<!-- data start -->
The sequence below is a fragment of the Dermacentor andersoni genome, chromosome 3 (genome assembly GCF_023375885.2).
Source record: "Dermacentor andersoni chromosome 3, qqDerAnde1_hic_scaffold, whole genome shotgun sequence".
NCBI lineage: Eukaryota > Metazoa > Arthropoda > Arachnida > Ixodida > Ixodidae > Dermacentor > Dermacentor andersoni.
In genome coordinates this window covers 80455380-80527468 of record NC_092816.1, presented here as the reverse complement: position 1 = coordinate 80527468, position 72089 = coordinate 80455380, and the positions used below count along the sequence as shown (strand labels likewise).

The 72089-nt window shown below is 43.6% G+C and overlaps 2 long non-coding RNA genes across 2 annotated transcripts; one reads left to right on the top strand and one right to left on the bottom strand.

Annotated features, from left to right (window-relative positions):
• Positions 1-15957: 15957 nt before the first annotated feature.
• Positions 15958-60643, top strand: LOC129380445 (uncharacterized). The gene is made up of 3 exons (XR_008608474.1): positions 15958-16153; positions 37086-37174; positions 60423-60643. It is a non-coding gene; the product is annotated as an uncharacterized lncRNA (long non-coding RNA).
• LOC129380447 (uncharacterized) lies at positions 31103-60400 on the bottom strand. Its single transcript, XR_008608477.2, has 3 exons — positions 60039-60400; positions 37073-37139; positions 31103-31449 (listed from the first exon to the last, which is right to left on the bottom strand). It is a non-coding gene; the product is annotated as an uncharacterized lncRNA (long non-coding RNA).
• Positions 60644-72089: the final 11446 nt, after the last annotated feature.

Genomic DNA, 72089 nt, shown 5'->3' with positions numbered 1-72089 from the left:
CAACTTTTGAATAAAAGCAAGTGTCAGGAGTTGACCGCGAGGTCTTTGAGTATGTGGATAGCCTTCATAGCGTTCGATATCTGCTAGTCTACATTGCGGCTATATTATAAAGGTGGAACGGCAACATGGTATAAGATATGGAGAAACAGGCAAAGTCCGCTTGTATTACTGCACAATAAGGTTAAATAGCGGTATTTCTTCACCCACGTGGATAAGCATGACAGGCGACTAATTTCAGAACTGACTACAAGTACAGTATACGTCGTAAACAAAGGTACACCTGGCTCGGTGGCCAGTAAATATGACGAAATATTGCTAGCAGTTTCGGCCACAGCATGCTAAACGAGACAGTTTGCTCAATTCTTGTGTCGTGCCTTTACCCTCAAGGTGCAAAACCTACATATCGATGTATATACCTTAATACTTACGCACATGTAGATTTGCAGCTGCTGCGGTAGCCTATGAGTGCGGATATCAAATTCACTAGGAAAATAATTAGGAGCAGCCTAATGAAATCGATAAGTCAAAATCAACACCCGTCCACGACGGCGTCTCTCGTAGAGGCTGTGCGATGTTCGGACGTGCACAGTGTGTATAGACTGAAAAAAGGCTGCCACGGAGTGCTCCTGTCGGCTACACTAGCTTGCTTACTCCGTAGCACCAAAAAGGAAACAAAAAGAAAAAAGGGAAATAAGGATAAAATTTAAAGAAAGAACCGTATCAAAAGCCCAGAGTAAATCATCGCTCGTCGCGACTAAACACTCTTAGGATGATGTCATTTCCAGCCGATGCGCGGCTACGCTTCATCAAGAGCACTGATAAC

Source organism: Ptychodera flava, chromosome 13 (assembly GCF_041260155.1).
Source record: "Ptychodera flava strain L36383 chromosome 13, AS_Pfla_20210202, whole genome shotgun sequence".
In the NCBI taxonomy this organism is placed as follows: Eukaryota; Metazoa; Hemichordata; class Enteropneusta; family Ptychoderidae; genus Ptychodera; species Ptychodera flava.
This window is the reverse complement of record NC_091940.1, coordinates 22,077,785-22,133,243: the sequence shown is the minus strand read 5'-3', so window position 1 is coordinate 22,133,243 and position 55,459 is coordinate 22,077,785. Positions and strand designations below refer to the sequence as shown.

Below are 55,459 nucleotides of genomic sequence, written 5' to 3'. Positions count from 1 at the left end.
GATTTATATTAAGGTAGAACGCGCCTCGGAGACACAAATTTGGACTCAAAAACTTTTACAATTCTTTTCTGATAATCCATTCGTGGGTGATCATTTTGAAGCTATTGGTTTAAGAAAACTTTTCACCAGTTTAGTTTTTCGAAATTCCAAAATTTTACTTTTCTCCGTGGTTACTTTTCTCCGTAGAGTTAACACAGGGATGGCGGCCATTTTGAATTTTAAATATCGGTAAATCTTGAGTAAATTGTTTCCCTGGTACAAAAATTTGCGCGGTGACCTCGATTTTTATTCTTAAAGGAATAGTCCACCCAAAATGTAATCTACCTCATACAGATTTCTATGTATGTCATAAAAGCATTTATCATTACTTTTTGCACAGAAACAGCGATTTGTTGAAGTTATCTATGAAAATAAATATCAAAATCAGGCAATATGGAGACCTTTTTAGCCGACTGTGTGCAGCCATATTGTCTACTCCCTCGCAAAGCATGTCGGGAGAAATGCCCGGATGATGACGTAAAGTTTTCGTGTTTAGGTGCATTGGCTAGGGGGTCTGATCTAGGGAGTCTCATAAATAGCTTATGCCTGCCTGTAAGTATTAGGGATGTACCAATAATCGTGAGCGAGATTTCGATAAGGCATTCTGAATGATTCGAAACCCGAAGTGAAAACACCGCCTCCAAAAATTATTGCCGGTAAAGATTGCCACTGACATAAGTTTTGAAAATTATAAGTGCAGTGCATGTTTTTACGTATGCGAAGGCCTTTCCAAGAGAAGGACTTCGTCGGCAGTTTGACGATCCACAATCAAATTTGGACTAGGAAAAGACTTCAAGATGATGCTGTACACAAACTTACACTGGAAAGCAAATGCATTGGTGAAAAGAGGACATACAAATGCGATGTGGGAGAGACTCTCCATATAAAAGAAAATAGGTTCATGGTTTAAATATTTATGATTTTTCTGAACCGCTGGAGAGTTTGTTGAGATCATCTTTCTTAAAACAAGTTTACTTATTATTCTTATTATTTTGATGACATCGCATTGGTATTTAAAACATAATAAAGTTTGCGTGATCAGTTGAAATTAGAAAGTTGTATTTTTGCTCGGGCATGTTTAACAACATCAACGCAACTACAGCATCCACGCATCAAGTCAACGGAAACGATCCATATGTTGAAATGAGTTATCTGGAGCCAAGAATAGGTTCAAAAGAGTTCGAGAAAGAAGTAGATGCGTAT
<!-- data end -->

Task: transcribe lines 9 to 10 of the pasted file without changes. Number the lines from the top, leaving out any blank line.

• LOC129380447 (uncharacterized) lies at positions 31103-60400 on the bottom strand. Its single transcript, XR_008608477.2, has 3 exons — positions 60039-60400; positions 37073-37139; positions 31103-31449 (listed from the first exon to the last, which is right to left on the bottom strand). It is a non-coding gene; the product is annotated as an uncharacterized lncRNA (long non-coding RNA).
• Positions 60644-72089: the final 11446 nt, after the last annotated feature.